The repeal bill now heads to the state Senate, where passage is somewhat less certain, and then to Governor Maggie Hassan, who has pledged to sign it. Still, its passage out of the state House is significant. The New Hampshire House, with 400 members, is the largest state legislative chamber in the country and is famously unruly. This crucial bill nonetheless passed with a strong bipartisan majority. Rep. Renny Cushing (D-Hampton), whose father was murdered in 1988, spearheaded passage of the bill, powerfully stating, “If we let those who kill turn us into killers, then evil triumphs.”
Should the bill pass the state Senate, New Hampshire would become the 19th state to abolish the death penalty, and the seventh to do so in the last several years. Much of this momentum comes from an increasing awareness across the ideological spectrum of the problems with the death penalty. Advocates have long pushed for repeal in the Granite State, whose famous motto, “Live Free or Die,” might not appropriately frame this particular debate. Still, given the important political status of New Hampshire, this debate has the potential to reverberate far beyond this corner of New England. While the debate over the death penalty is primarily a state matter, we should all be concerned about how this debate plays out in each state.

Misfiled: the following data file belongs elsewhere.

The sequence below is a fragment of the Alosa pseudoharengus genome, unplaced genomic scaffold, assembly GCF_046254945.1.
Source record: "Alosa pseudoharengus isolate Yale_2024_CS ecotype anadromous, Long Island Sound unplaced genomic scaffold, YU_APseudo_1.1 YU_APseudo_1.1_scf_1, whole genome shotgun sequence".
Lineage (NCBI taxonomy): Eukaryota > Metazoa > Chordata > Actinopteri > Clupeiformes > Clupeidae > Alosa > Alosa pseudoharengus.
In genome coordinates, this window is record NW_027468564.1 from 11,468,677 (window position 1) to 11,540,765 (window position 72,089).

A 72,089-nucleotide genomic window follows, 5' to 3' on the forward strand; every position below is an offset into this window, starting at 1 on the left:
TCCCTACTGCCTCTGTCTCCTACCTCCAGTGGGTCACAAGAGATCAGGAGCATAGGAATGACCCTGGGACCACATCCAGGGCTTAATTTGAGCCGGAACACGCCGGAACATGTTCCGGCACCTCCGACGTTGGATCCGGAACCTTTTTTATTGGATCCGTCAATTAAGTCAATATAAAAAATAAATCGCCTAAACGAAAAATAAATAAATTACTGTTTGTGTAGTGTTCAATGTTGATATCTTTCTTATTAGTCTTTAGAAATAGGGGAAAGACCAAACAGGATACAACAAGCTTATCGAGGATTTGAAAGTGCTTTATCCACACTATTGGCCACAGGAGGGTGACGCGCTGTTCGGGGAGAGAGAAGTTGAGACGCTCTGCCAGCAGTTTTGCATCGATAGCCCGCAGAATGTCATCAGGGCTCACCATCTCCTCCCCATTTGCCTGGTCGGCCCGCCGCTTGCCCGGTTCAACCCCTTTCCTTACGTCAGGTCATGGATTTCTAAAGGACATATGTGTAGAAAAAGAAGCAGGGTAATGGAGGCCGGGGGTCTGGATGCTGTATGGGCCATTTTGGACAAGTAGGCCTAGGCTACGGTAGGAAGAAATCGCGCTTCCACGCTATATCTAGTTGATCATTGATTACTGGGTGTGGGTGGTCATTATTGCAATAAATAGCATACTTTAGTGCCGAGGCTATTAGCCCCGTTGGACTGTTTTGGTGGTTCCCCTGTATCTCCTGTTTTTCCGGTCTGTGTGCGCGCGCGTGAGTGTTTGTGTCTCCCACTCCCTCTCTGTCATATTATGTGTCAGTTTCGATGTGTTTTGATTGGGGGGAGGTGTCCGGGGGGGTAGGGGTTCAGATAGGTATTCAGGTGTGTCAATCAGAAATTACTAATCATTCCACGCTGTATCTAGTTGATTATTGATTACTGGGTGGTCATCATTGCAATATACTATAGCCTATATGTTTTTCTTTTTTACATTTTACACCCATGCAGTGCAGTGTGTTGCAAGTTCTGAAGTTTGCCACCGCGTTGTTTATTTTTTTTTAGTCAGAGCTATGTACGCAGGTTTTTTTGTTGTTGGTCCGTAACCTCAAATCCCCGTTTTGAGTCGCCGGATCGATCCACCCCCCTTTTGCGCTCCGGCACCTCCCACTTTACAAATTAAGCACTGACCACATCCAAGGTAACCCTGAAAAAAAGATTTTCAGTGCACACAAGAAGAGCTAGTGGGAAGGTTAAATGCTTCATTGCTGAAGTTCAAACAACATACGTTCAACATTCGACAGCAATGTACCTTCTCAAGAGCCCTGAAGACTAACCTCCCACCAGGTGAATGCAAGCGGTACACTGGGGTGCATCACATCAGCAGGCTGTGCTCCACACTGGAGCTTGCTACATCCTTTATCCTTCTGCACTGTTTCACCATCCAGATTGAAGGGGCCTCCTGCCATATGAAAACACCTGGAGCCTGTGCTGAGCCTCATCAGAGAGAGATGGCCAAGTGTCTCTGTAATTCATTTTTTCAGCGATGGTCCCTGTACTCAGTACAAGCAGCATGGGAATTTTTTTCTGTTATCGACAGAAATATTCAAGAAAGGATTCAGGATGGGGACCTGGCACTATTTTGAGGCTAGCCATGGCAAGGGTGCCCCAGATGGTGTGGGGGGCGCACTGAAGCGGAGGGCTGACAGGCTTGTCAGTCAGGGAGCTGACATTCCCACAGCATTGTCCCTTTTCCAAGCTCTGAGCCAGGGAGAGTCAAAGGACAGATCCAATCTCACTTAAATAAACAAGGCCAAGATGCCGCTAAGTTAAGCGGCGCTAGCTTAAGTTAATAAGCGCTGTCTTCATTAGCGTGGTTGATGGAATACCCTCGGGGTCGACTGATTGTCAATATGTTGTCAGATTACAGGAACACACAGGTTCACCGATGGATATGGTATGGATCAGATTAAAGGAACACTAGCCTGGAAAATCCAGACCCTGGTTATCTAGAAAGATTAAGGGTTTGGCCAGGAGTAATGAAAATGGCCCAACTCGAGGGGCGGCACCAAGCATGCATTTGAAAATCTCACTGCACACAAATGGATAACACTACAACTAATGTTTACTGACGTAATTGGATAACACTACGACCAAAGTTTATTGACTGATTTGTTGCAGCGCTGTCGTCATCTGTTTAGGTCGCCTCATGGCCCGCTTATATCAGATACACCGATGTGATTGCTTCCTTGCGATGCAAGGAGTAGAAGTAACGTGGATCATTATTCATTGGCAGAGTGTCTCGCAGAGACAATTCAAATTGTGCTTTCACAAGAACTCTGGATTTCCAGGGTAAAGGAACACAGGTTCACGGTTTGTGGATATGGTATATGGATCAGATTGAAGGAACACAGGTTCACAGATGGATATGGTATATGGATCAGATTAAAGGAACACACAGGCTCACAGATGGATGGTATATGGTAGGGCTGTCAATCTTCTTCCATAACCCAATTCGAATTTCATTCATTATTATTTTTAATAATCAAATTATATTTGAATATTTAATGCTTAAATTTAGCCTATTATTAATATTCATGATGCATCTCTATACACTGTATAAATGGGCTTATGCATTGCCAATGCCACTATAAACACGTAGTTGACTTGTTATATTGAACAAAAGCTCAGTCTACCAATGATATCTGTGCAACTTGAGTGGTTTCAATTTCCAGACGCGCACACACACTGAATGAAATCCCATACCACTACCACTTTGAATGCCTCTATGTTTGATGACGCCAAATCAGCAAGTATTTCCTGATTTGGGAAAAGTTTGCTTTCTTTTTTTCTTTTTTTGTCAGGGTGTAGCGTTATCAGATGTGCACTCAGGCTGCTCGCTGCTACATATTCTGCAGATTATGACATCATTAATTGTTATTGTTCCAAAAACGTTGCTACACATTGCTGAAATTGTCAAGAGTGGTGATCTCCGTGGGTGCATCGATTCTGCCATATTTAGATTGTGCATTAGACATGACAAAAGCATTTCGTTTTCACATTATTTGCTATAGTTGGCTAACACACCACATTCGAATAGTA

Reform Jews are staunch opponents of the death penalty. The rabbis of the Talmud established a series of legal requirements surrounding the death penalty so intentionally complex and difficult to satisfy as to make carrying out this ultimate punishment virtually impossible. Reform Jews have more formally opposed capital punishment since 1959, “believing that, there is no crime for which the taking of human life by society is justified, and that it is the obligation of society to evolve other methods in dealing with crime… in the spirit of the Jewish tradition of tshuva (repentance).”
Repeal of the death penalty is a crucial social justice issue—and we hope that our friends in New Hampshire continue to advocate for a less vengeful and more just society.